This study was performed in the context of the growing importance of GCs in modern CLL therapy. The key findings are that GC cytotoxicity is critically dependent on Bim upregulation, that GC resistance results from blockade of the mitochondrial death pathway between Bim upregulation and Bax/Bak activation, and that Bim does not bind directly to Bax or Bak but instead forms complexes with Bcl-2 regardless of GC treatment or GC sensitivity. Taken together, these findings suggest that the GC-induced killing of CLL cells results from the indirect activation of Bax and Bak by upregulated Bim/Bcl-2 complexes, and that GC resistance results from the failure of such activation to occur. In contrast, quantitative and functional abnormalities of the GR were not identified as a cause of GC resistance since GC-sensitive and resistant cases differed neither in the expression of the major GR isoforms nor in the transcriptional activation of key GC-regulated genes. Similarly, differences in basal and GC-induced alterations in NF-κB activity were not identified as a cause of GC resistance as NF-κB DNA-binding activity, I-κBα induction and Bcl-XL expression were similar in GC-sensitive and resistant cases irrespective of GC treatment.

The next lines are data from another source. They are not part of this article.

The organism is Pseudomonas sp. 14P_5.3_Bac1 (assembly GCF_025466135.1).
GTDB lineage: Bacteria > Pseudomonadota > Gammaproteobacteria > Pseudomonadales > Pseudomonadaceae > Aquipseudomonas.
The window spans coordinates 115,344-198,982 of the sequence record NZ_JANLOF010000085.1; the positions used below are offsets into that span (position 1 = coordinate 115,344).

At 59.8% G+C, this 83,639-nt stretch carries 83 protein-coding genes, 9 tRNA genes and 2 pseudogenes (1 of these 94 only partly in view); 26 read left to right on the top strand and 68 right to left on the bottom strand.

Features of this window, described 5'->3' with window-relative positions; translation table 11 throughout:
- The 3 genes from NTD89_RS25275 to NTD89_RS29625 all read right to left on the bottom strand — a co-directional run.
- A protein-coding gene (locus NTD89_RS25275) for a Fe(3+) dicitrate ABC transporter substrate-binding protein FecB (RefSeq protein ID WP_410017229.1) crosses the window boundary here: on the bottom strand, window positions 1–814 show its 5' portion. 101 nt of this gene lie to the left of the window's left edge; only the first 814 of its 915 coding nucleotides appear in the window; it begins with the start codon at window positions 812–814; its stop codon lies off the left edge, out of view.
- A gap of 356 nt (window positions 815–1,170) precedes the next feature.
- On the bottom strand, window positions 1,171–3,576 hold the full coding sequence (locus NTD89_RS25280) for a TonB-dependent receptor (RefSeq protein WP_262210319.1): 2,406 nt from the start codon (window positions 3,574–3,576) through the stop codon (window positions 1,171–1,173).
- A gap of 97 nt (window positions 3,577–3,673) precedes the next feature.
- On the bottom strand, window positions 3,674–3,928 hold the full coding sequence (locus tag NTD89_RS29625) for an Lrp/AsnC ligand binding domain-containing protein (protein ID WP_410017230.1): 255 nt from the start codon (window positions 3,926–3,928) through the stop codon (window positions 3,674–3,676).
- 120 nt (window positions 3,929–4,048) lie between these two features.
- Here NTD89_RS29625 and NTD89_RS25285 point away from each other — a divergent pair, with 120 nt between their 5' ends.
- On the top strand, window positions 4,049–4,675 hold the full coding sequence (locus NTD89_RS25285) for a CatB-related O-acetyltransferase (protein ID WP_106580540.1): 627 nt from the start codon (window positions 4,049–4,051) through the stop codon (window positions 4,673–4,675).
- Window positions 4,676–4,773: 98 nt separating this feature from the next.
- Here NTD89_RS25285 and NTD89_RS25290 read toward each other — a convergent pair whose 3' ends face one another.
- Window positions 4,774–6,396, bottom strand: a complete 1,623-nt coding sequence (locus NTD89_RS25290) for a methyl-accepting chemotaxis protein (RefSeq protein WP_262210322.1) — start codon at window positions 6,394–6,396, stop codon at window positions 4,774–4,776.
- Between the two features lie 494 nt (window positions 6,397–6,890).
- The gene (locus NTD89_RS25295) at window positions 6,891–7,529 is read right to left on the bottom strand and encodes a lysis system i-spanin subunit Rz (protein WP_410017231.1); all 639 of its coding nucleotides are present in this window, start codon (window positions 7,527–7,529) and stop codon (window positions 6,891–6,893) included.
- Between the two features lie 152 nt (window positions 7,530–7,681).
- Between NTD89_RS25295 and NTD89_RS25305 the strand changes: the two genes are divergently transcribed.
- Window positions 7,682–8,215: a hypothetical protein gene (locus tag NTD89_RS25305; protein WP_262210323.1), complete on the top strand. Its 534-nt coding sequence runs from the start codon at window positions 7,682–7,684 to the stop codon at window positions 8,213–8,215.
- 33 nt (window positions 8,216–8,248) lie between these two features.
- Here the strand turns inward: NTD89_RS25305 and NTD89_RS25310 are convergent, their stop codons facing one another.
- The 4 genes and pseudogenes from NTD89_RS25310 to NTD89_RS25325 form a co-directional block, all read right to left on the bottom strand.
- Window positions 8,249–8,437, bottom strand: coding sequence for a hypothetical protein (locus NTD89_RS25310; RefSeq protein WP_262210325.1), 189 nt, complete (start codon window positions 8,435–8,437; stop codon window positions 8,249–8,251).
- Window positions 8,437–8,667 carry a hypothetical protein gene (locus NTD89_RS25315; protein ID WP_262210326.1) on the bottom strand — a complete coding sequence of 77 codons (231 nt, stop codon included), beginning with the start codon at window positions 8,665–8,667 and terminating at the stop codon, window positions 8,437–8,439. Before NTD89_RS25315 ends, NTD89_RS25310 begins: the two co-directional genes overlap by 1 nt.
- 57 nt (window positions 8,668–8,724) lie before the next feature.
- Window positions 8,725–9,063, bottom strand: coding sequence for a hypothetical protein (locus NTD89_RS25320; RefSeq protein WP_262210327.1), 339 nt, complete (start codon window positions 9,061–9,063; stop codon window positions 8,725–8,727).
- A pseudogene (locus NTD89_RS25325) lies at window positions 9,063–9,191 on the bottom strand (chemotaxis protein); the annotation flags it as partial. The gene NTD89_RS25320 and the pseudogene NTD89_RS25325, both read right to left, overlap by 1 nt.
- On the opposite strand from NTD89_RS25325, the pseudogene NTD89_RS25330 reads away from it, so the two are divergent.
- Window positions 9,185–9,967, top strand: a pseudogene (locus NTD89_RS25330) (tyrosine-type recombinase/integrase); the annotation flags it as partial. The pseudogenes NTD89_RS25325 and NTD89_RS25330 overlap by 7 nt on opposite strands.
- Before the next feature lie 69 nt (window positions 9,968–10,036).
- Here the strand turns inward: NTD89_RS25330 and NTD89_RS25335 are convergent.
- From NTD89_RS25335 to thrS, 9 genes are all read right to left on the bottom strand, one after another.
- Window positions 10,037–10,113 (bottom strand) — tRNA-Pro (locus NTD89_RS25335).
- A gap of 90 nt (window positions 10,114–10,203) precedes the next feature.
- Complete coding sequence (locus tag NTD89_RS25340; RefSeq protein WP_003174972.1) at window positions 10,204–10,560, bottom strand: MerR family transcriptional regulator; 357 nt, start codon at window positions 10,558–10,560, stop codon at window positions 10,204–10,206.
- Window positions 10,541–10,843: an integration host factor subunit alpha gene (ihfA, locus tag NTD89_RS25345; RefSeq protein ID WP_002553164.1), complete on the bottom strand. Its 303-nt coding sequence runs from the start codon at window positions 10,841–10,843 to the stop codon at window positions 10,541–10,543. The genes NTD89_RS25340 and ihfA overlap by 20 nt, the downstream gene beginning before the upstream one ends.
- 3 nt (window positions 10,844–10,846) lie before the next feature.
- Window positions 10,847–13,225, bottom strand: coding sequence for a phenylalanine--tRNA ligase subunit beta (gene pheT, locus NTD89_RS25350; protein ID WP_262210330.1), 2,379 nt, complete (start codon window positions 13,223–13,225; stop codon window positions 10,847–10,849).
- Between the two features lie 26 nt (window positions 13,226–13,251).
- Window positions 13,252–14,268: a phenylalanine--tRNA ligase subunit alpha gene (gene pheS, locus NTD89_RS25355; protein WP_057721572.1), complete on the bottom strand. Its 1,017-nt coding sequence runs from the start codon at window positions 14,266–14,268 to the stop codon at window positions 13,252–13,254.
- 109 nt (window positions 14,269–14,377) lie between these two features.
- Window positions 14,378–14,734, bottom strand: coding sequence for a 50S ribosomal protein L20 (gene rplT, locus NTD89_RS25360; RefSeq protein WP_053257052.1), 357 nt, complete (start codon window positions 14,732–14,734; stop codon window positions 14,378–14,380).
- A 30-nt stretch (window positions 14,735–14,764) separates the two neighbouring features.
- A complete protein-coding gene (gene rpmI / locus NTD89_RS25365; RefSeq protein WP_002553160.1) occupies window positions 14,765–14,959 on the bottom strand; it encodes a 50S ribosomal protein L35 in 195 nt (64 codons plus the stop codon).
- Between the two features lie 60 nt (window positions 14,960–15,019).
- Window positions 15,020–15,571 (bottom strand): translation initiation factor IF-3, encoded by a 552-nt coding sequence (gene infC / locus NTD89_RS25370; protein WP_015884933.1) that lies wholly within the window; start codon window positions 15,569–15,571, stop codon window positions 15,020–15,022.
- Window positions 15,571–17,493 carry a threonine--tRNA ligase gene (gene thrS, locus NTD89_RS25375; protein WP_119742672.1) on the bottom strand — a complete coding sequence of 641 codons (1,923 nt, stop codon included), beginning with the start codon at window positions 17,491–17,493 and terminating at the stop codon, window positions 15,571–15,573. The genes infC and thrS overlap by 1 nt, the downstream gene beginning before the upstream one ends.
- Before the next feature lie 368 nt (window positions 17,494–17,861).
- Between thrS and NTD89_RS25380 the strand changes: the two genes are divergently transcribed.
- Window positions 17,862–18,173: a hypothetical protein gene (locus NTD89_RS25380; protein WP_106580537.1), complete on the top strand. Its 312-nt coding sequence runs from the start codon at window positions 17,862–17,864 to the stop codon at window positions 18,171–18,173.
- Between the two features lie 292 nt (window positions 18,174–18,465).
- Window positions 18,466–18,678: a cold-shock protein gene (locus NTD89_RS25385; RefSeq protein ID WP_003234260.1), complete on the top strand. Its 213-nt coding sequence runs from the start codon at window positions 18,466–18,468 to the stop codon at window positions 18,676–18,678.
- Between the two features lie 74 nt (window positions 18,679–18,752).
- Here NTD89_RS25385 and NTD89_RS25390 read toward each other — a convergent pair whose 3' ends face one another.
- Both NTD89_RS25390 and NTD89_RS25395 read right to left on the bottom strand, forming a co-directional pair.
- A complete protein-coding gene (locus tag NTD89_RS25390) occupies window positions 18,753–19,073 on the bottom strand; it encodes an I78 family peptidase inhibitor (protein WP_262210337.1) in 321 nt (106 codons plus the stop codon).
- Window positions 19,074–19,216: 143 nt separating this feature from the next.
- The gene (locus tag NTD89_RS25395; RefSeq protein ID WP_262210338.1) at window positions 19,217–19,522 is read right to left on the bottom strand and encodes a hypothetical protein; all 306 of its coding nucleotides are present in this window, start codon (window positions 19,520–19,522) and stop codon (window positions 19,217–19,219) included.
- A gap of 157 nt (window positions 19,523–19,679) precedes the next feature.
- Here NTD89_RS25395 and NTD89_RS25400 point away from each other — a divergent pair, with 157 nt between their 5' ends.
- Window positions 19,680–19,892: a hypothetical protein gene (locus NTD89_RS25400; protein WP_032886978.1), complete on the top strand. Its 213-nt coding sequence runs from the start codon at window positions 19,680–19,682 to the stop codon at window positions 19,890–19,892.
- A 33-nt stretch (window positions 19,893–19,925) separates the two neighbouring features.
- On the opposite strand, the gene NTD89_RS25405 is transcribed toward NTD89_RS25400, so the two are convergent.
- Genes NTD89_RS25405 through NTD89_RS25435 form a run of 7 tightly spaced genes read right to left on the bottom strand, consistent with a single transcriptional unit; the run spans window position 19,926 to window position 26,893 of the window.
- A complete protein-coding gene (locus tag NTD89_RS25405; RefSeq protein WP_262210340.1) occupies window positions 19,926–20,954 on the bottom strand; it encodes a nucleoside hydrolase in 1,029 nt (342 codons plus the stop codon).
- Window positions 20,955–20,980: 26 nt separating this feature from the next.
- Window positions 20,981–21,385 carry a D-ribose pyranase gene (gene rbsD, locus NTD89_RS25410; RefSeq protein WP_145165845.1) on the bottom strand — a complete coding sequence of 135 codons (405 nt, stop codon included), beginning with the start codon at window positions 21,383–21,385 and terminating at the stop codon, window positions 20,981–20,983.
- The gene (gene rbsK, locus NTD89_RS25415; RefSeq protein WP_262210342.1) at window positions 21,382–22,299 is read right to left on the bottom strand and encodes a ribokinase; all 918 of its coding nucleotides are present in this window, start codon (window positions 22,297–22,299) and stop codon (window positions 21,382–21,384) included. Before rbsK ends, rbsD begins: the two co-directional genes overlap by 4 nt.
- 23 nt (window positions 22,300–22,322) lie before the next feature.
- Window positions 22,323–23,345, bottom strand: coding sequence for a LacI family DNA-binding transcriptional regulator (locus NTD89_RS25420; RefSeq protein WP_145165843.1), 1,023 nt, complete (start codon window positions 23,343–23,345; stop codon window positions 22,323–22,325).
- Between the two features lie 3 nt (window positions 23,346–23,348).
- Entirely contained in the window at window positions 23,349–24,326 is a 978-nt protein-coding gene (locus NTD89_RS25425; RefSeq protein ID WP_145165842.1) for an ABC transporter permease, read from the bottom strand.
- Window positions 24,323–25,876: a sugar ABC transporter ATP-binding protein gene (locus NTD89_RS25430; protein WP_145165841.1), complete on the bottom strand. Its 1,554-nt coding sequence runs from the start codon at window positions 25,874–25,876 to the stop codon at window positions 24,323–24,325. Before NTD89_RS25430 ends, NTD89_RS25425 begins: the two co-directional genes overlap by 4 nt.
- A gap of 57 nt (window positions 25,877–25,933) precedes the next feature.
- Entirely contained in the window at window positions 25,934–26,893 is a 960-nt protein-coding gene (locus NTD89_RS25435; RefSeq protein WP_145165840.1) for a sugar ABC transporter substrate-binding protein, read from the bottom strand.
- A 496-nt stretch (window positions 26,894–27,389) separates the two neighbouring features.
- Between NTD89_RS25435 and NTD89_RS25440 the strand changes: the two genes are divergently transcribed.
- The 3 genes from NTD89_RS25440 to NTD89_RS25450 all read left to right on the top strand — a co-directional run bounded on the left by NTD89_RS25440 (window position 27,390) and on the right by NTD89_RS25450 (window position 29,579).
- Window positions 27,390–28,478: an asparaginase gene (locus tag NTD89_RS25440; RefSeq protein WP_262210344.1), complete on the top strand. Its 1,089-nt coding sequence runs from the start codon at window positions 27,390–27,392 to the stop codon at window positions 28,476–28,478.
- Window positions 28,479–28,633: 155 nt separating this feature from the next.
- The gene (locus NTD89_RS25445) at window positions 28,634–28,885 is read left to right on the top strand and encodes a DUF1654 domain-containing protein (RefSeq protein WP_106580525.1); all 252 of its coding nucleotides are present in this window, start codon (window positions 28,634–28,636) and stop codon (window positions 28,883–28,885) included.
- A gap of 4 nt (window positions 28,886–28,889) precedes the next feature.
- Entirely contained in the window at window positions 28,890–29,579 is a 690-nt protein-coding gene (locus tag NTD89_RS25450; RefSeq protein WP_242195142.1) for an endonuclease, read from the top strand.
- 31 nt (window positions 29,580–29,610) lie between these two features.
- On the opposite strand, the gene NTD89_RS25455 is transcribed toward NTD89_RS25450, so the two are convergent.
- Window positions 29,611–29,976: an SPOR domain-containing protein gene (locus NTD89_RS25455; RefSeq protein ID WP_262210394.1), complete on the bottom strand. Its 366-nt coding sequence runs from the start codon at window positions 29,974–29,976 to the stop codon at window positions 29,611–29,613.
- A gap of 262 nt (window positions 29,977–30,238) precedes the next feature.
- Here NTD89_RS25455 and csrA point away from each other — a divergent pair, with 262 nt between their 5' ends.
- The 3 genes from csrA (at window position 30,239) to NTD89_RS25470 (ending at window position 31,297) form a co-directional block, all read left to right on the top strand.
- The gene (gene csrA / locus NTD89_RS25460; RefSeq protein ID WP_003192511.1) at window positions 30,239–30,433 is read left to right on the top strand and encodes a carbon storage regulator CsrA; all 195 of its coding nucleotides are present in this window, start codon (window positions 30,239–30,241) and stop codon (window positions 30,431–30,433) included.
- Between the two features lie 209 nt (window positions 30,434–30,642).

The utilization of primary CLL cells for this study deserves particular mention. In addition to the paucity of representative cell lines, it would have been difficult to investigate naturally occurring drug resistance mechanisms other than by studying the primary malignant cells. The use of primary cells from multiple patients also allowed comparisons to be made between clinically important subgroups. Thus, we were able to demonstrate that GC sensitivity was independent of p53 functional status and greater in CLL samples with unmutated IGHV genes. We also showed that GC sensitivity did not correspond to sensitivity to fludarabine. These observations are in keeping with previous in-vitro24 and clinical studies2 and very much support the idea that GCs have a valuable role in patients with high-risk features including unmutated IGHV genes, TP53 defects and a history of responding poorly to prior fludarabine-based therapy.6 From a mechanistic angle, the association between GC resistance and mutated IGVH genes is intriguing and may provide clues as to why upregulated Bim/Bcl-2 complexes fail to induce Bax/Bak activation and apoptosis in some samples. Furthermore, the lack of cross-resistance observed between dexamethasone and fludarabine suggests that the molecular mechanisms responsible for drug resistance are distinct.